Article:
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review 2018-03-23 19:05
An outstanding account of a major British suffragist
Christabel Pankhurst: A Biography - June Purvis

The Pankhurst family is indelibly associated with the British suffragist movement, thanks in no small part to their tireless activism on behalf of women's rights. Yet while the matriarch Emmeline is commemorated with a statue at Westminster and her second daughter Sylvia has been the focus of numerous printed works (including her own 1931 book The Suffragette Movement) Emmeline's eldest daughter Christabel has not received the same degree of recognition for her efforts. Part of the reason for this, as June Purvis explains in her superb biography of the orator and activist, is because of the sibling rivalry that existed between the two sisters and the role that Sylvia's history-cum-memoir played in shaping our perception of their roles in the suffrage movement -- a role that has overshadowed the vital role Christabel played in winning British women the right to vote.


In many ways Christabel's activism was a product of her upbringing. A barrister and activist, Richard raised his children to advocate for social and political reform. Even before completing university Christabel was doing just that, as she joined with her mother in forming the Women's Social and Political Union (WSPU) in 1903. Breaking away from the mannered and respectable agitation of older women's rights organizations, the WSPU disrupted speeches, vandalized property, and engaged in hunger strikes and other activities in prison to promote their cause.  Christabel was a leading figure of this effort, thanks to her abilities as an orator and her commitment to her cause.


Exiled to France in 1912, Christabel returned to Britain with the start of the First World War. Unlike her pacifist sisters she joined with her mother in championing the war effort, renaming the WSPU's newspaper Britannia and calling for a more vigorous prosecution of the conflict. Though her conviction that such efforts would be rewarded with the vote were partially vindicated in 1918, she shared the despair many of her contemporaries felt at the loss of so many lives, A chance encounter in a bookstore led Christabel to embrace the Second Adventist movement, and in the early 1920s she moved to Los Angeles, where she spent her later years as a preacher and author of religious books.


Exhaustively researched and well-written, Purvis's book is a model of what a biography should be. Her efforts serve to rehabilitate Christabel's image from the diminishment of it that her sister and other scholars have so often unjustly inflicted. It is a book that everyone interested in the suffrage movement should read, both for its celebration of Christabel's achievements and the insight it provides into how she and other activists fought for and won the right for millions of women to be heard.

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review 2018-03-20 18:57
Detective Inspector Roderick Allen Series Book #6
Artists in Crime - Ngaio Marsh

I normally have to read a series in order because it goes completely against my nature to skip around. After reading Book 1 though, I was on the fence on whether or not to continue the series because, even though I enjoyed the mystery itself, the dialogue and British narrative was quite choppy and all over the place so I had a hard time following a long in certain parts.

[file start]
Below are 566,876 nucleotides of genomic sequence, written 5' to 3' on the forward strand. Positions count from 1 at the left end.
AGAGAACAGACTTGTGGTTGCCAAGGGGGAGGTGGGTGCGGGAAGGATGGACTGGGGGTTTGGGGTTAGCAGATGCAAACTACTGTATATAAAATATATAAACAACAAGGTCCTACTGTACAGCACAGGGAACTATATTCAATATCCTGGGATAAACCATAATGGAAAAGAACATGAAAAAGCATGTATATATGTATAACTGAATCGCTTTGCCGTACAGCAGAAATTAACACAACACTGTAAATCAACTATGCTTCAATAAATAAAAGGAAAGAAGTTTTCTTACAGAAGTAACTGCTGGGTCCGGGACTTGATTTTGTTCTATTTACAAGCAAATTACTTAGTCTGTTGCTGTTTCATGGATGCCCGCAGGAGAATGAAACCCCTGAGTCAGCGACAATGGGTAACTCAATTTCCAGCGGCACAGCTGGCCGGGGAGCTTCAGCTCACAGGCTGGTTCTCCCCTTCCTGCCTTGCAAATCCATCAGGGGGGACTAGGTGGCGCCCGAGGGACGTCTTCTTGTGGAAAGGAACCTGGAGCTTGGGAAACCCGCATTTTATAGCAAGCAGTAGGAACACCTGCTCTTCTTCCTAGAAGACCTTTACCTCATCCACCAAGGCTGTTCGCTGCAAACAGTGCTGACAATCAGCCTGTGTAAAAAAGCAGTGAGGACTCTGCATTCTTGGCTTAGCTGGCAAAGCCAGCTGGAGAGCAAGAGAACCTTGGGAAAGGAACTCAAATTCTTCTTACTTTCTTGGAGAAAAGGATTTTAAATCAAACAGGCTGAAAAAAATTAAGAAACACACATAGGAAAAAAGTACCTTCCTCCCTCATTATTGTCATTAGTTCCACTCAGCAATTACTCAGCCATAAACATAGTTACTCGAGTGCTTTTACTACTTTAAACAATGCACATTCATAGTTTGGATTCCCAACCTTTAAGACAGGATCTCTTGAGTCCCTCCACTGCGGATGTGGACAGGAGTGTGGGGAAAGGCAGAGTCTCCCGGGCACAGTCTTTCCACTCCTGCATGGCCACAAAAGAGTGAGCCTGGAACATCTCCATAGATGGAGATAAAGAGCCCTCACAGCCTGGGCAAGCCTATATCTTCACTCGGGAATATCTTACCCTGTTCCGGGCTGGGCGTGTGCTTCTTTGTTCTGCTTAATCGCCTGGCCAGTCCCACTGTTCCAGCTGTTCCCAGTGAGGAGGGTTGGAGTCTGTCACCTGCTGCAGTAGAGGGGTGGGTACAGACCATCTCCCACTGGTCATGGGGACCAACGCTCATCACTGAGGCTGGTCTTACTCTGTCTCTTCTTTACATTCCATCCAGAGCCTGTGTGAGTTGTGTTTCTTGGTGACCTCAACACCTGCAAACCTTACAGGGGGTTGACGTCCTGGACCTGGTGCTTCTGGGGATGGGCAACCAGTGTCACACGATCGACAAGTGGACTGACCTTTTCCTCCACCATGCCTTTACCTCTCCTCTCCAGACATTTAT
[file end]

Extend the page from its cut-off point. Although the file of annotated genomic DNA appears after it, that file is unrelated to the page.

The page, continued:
I owe Themis-Athena's Garden of Books a huge thank you for recommending that I skip ahead to Book 6, Artists in Crime. I followed Themis's advice and I'm really glad I did because I enjoyed this story immensely. The writing is so much more polished in this book. The British narrative is more refined and easier to follow, the plot was well-developed and the mystery was complex enough that I didn't guess the murderer until it was pretty much handed to me on a silver platter. Overall you can just tell that the author's skill has evolved since her debut.  


There are a whopping 32 books in this series so I can't say if I will go back and read books 2-5 anytime I soon but I definitely plan to continue reading the series from  book 7. 


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review 2018-03-19 17:45
My Brief History / Stephen Hawking
My Brief History - Stephen Hawking

My Brief History recounts Stephen Hawking’s improbable journey, from his postwar London boyhood to his years of international acclaim and celebrity. Lavishly illustrated with rarely seen photographs, this concise, witty, and candid account introduces readers to a Hawking rarely glimpsed in previous books: the inquisitive schoolboy whose classmates nicknamed him Einstein; the jokester who once placed a bet with a colleague over the existence of a particular black hole; and the young husband and father struggling to gain a foothold in the world of physics and cosmology.

Writing with characteristic humility and humor, Hawking opens up about the challenges that confronted him following his diagnosis of ALS at age twenty-one. Tracing his development as a thinker, he explains how the prospect of an early death urged him onward through numerous intellectual breakthroughs, and talks about the genesis of his masterpiece A Brief History of Time—one of the iconic books of the twentieth century.


With the passing of the great cosmologist last week, it seemed fitting to read his autobiography as a way of appreciating the man a bit more. It’s a very compact account of Hawking’s life, hitting the high spots without going into great detail. One of the more charming aspects for me was the inclusion of a fair number of personal photographs, many supplied by Hawking himself and his sister.